“I need a poo” is hollered in your face as your hair gets used as a bungee chord. You batten down the maternal hatches and prepare to dangle the toddler over an aluminium pan with one hand, while the flailing vole is clasped under your other armpit like a rugby ball. You can feel your postpartum stomach escaping from your jeggings like butter icing out of a baker’s piping bag. A bead of sweat trickles down your nose into the loo as “I don’t need the toilet now” is bellowed out, breaking a little bit of your soul. Returning to your rice-cake-smattered seat, you find an old Boots receipt for haemorrhoid cream in your pocket and a biro in your nappy bag, which offers up 4 minutes 46 seconds of silence from the Percy Pig-addled one as the angry vole suckles once more and you realise that you are, in fact, parenting the shit out of life.

First published in Metro. Parenting the sh*t out of life – a memoir and rogue parenting guide – is available on Amazon and in all good book shops, published by Hodder & Stoughton. Photo @emilygrayphoto.

 

 

 

 

 

 

 

 

 

 

 

 [SUBHED] Drink before you think

ANNA: As Nike would say, ‘just do it’. I don’t know anyone (yet) who has funneled a vat of beer and run around, arms flailing in their greying undercrackers as part of a humiliating postpartum dare by their toddler. A light sozzled feeling with a kid safely strapped to the iPad is fine and dandy. (Unless you are my Aunty Julie who has her ‘concerns’).

 

[SUBHED]

ANNA:  

MATT: Yes.

 

[SUBHED]

 

MATT:

 

They held her up like she was a prize in a pub meat raffle. Or maybe Simba in The Lion King. But she did look like a bit of topside that had been left in the sun: she was blue, furry and covered in gunk. It’s amazing that you can immediately love something that looks so odd. For about eight seconds I blubbed like a toddler thats left it’s toy bunny on a train, before pulling myself together and trying to look calm and composed in front of the medical staff. They weren’t buying it. But they did let me cut the cord, which basically means I’m a surgeon.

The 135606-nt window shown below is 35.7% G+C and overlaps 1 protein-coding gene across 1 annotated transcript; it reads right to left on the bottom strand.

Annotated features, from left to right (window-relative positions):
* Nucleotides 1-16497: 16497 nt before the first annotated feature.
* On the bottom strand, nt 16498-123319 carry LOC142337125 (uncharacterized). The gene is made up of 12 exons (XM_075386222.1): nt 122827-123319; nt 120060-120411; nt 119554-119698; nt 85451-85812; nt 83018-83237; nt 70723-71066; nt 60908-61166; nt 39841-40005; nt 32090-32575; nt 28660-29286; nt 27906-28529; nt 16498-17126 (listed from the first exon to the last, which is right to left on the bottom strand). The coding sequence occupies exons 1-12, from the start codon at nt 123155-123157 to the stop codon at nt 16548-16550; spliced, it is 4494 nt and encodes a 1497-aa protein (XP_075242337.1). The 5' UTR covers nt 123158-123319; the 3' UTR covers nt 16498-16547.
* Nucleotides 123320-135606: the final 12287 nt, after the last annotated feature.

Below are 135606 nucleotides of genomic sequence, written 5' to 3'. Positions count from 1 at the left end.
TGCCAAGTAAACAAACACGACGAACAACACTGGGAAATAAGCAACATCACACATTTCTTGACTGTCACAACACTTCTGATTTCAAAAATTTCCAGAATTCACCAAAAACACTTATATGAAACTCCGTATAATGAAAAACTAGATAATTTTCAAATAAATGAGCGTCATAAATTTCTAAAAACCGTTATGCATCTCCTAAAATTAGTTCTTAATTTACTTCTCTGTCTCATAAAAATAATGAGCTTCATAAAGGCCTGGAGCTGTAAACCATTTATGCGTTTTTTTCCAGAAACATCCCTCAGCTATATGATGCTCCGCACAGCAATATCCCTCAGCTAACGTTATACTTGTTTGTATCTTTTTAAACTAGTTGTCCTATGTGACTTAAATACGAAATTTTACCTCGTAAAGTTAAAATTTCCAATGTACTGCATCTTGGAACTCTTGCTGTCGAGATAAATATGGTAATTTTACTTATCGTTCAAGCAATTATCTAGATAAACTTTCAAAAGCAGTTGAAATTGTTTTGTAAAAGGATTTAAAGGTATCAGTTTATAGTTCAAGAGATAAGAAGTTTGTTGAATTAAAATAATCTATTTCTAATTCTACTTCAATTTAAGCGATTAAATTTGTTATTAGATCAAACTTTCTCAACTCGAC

What are the toughtest parts of parenting? 

MATT: Every tiny task is more of a faff. Making sure everyone is clean, fed and not crying for too long each day feels like an achievement to be celebrated with strong liquor. I’ve had friends go as far as taking up running just to carve out some time for themselves. That’s really too much.

Another mate is convinced that there’s a fortune to be made from used breast pads. His plan is to create a range of breast pads filled with tea leaves, which the internet has told him can have soothing properties and ease the pain of cracked arioli. Then, after the pads have been leaked on, you can have a cup of tea with highly organic milk. He wanted to do a pop-up, maybe outside that cereal cafe in Shoreditch if it’s still there. But I think it all comes down to the fact he isn’t getting enough sleep.

 

And the best bits?

MATT: We always have fishfingers in the freezer now, which is good. I hadn’t realised how much I’d missed fishfingers. And, I suppose, it’s made me a fraction less selfish. I’m willing to share my fishfingers now, which wasn’t always the case before, and that’s mostly down to a sharp case of Post-Partum Ensoppimment: the gormless, glazed-over grin that wells up when one of the girls sees something for the first time or laughs or quietly, happily plays. It’s – I imagine – like a tiny jab of morphine into your main artery.

 

And what’s the book about?

MATT: It’s mostly a parenting memoir – things that we experienced, both happy and sad, and meant to make people laught a bit more than they cry. There are even some very tiny bits of useful parenting information.

 

Was it hard writing a book together, as a couple?

ANNA:

MATT: Yes.

 

Parenting the shit out of life is out now.

 

[BACKGROUND INFORMATION FOR THE INTRO]

ANNA: Mother Pukka is a place to help make you laugh more than you cry. As a childless 20-something I used to look at those bulging nappies on top of sanitary bins in public toilets and dry heave at the prospect of procreating. Mother Pukka is a place to make things feel less worrisome.

MATT: It’s a blog for people who happen to be parents. There is a tsunami of bumgravy parped in the general direction of parents: lots of contradictory advice, guilt inducing and judgement, so Mother Pukka has almost no useful information. It’s mostly there to try and be funny and honest. There are a lot of funny mum blogs, but there’s not much that gives both sides. But we also do some serious stuff, mostly around miscarriage and the flexappeal campaign to encourage more flexible working. Too many women (and men) get shafted at work once theylve had a nipper.